There are some relatively common ways to set up milk handlers with farmers’ interests explicitly part of the framework, and these are exempt from full price regulation. If a farm is purchasing and processing its own milk, a farmstead cheesemaker for example, then it can be fully exempt. Dairy farmer cooperatives are partially exempt, as they are owned by the farmers themselves who have a voice in how their milk is priced (although in practice most cooperatives in the Northeast take part fully in the Federal Order System). Some cooperatives fully manage some or all of their milk, processing it and bringing it to the retail customer, while others negotiate on behalf of their members with larger dealers. Cooperatives are part of the milk pool for handlers. This means their data goes into price setting, and they are also part of the Producer-Settlement Fund. This fund is a system of payment that, among other things, equalizes payments so that Cooperatives aren’t penalized for being processors, directing their members’ milk into a use like making butter (while the system wants to incentivize perishable fluid milk making it to market in time, it doesn’t want to over incentivize and pull in more fluid milk than the market wants to purchase). Cooperatives are not required to meet the minimum prices set by the FMMO. Nonetheless, because those minimum prices are fully public they are indirectly governed by them, since dairy farmers would know if they received sub-standard prices. As a side note, this price floor also means the businesses buying dairy from the cooperatives know the price floor and how much margin is being added - something which can become an issue for cooperatives looking to pay their members premiums. This type of Transparency Catch-22 will come up again when we look at contracting in Part 2.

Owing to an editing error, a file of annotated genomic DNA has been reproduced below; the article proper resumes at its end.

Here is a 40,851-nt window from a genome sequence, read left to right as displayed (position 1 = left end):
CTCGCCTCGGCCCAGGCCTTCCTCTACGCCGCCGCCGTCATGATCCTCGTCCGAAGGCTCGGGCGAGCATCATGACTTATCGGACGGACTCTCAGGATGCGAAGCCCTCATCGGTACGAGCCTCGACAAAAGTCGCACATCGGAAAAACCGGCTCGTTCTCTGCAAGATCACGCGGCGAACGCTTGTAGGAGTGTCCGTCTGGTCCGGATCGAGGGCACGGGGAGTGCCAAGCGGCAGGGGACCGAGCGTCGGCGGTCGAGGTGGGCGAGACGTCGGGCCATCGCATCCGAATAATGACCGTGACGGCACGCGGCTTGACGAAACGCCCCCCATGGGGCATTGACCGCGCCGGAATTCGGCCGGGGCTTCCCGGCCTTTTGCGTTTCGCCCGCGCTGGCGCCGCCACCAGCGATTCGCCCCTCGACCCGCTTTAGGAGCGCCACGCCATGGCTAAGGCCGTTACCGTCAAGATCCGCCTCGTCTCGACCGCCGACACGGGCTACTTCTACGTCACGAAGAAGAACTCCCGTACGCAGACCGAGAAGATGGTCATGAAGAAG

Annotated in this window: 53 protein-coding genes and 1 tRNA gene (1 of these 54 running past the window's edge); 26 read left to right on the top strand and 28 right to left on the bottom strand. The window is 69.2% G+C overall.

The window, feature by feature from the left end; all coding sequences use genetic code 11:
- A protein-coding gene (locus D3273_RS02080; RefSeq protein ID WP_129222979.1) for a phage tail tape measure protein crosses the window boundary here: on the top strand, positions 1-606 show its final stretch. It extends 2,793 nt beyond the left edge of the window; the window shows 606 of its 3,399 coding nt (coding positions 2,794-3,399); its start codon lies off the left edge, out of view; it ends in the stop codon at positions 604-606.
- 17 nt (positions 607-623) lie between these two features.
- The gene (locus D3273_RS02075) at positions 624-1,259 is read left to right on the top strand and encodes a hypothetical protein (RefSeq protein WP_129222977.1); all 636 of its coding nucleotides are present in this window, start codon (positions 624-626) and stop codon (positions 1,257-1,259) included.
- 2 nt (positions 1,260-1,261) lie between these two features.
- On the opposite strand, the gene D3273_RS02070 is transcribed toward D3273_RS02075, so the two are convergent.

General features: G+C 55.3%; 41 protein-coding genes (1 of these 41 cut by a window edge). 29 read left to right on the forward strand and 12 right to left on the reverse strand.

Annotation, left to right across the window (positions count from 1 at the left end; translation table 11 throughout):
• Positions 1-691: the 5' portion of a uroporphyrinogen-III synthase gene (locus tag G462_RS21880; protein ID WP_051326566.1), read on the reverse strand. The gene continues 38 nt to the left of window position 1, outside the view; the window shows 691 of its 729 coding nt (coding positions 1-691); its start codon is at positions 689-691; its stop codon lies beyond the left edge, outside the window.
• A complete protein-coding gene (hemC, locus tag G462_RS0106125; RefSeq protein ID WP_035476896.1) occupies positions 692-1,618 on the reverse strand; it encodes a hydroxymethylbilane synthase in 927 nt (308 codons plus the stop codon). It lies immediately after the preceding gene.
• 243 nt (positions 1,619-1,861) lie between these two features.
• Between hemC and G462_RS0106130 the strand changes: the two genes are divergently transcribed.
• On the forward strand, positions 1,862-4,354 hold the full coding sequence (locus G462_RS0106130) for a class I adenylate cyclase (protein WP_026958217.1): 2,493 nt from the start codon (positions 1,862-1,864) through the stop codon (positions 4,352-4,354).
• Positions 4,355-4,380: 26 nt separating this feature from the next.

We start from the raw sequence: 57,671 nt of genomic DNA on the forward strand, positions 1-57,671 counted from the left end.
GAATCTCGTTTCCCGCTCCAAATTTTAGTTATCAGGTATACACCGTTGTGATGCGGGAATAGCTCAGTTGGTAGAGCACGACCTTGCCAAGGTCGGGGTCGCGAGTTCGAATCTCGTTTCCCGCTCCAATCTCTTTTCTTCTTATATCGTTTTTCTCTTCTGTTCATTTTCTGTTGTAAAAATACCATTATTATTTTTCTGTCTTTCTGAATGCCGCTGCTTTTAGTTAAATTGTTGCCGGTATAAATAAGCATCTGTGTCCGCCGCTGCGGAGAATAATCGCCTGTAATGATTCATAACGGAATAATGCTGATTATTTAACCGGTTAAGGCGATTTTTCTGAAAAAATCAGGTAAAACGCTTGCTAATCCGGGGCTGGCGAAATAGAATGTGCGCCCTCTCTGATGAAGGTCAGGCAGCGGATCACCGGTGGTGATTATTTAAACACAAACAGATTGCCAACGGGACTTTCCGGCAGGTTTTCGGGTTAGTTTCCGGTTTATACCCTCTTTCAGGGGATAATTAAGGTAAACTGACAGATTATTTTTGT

What if that intervention included milk supplies?
Regulating supply is a small footnote here, but a big deal in the real world. Some countries, notably our Canadian neighbors, practice supply management - which limits the amount of milk on the market. Supply and demand will almost never equal each other naturally. Dairy farming has a lot of sunk costs and a lot of lag time between deciding to change output and actually getting that volume to change - in other words, supply changes slowly for both economic and biological reasons. Furthermore, the biological trend is upwards - more milk per cow. Setting a cap on volume of milk production prevents the price from being spiked downwards by oversupply; on the reverse side if the volume is set too low, it leads to inflated consumer prices.